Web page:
Chapter Seven Public Opinion
What is Public Opinion? <ul><li>Public opinion : How people think or feel about particular things </li></ul><ul><li>Not ea...
How Polling Works <ul><li>Pollsters need to pose reasonable questions that are worded fairly </li></ul><ul><li>They have t...
Random Sampling <ul><li>Random sampling is necessary to insure a reasonably accurate measure of how the entire population ...
How Opinions Differ <ul><li>Opinion saliency : some people care more about certain issues than other people do </li></ul><...
Political Socialization <ul><li>Political socialization : the process by which personal and other background traits influe...
The Gender Gap <ul><li>Men have become increasingly Republican since the mid-1960s </li></ul><ul><li>Women have continued ...
Table 7.3: The Gender Gap: Differences in Political Views of Men and Women
Education <ul><li>From 1920s through 1960s, studies showed a college education had a liberalizing effect, possibly because...
Figure 7.1: Generational Gaps on the Issues Survey by  Washington Post /Henry J. Kaiser Foundation/Harvard University, Aug...
Social Class <ul><li>Social class: ill-defined in U.S., though recognized in specific cases  (e.g., truck drivers and inve...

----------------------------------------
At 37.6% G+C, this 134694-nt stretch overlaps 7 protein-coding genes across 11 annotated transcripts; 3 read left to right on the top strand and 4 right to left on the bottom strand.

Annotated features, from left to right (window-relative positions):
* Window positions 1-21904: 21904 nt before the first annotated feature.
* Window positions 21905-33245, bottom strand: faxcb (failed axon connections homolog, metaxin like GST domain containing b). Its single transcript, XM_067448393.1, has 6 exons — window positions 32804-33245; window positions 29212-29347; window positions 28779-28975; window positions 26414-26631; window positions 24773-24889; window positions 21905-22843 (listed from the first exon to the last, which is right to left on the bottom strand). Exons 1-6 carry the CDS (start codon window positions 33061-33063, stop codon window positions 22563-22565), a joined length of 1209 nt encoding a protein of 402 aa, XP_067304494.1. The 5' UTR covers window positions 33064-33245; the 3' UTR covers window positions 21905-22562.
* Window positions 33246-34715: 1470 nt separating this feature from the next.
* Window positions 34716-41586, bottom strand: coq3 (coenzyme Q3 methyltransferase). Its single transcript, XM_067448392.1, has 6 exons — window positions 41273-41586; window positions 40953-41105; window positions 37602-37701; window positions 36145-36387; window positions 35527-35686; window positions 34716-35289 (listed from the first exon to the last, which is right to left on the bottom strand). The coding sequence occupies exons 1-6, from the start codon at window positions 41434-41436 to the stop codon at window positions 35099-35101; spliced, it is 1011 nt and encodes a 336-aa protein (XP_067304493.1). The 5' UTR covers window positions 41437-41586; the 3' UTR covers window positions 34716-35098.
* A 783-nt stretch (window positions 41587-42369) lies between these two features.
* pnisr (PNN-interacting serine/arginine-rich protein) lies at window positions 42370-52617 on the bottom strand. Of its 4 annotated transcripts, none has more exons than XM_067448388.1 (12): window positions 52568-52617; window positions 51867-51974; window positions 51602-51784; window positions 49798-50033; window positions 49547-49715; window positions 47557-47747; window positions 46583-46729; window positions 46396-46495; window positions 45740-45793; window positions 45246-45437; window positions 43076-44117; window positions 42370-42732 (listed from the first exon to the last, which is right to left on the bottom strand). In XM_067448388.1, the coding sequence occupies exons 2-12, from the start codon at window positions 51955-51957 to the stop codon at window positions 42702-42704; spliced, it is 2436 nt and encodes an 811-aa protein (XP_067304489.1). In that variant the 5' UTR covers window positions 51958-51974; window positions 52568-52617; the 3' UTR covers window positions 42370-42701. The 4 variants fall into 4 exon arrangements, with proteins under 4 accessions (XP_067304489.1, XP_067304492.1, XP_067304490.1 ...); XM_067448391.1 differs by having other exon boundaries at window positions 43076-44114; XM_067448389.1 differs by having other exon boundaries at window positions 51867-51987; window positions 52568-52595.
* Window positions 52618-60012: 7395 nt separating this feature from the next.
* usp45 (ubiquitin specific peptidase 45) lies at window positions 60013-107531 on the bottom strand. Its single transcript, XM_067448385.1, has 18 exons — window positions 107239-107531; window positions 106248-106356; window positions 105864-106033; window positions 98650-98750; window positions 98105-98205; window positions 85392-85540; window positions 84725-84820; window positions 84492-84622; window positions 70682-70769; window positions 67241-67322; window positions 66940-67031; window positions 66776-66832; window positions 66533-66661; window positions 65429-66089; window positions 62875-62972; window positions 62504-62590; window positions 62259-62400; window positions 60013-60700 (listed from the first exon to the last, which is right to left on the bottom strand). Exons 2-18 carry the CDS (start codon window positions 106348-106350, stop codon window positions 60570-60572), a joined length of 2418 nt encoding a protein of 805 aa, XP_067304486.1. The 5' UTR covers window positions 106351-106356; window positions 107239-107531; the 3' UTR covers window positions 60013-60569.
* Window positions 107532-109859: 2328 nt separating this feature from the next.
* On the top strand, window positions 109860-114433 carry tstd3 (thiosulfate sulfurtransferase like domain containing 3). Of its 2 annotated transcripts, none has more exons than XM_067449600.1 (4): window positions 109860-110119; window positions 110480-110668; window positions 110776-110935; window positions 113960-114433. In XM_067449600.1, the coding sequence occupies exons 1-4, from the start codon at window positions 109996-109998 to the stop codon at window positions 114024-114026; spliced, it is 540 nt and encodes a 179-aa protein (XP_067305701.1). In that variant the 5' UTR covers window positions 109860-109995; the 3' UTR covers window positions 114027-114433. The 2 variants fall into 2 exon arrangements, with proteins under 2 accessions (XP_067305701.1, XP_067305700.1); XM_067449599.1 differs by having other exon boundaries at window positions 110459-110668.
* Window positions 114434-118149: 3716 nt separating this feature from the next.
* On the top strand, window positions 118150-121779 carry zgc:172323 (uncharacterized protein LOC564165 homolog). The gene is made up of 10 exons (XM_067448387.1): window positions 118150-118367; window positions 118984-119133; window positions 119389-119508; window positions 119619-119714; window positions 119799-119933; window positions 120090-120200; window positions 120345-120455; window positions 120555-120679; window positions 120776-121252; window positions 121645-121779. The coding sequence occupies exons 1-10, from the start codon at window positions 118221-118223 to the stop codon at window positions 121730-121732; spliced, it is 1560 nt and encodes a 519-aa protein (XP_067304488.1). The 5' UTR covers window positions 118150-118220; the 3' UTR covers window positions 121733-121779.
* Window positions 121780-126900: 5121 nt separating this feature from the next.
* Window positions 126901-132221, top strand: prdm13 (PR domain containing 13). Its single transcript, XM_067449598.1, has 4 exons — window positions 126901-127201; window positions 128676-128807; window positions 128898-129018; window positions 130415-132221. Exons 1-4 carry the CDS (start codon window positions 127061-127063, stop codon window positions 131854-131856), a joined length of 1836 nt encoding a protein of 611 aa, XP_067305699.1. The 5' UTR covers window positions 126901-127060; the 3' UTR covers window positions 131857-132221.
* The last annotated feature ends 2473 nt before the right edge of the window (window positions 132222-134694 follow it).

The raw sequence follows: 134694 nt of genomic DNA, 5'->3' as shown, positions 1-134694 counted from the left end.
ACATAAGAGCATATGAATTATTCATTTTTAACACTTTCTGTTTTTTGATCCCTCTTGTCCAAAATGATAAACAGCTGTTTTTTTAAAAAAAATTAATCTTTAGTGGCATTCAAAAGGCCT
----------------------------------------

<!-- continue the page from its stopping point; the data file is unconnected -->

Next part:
Race and Ethnicity <ul><li>Similarities and differences between blacks and whites are complex, but there is some evidence ...
Table 7.4: African American and White Opinion
Regional Differences <ul><li>White southerners were once more conservative than other regions regarding aid to minorities,...
Political Ideology <ul><li>Political ideology : a more or less consistent set of beliefs about what policies government ou...
Figure 7.3: Ideological Self-Identification The American Enterprise  (March/April 1993): 84, Robert S. Ericson and Kent L....
Liberals and Conservatives <ul><li>Economic policy: liberals favor jobs for all, subsidized medical care and education, in...
Table 7.6: How Liberals and Conservatives Differ
Liberals and Conservative <ul><li>Pure liberals : liberal on both economic and personal conduct issues  </li></ul><ul><li>...
Table 7.7: Policy Preferences of Democratic and Republican Voters
Political Elites <ul><li>Political elites : those who have a disproportionate amount of some valued resource </li></ul><ul...
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  • ap gov chap 7

    1. 1. Chapter Seven Public Opinion
    2. 2. What is Public Opinion? <ul><li>Public opinion : How people think or feel about particular things </li></ul><ul><li>Not easy to measure </li></ul><ul><li>The opinions of active and knowledgeable people carry more weight </li></ul>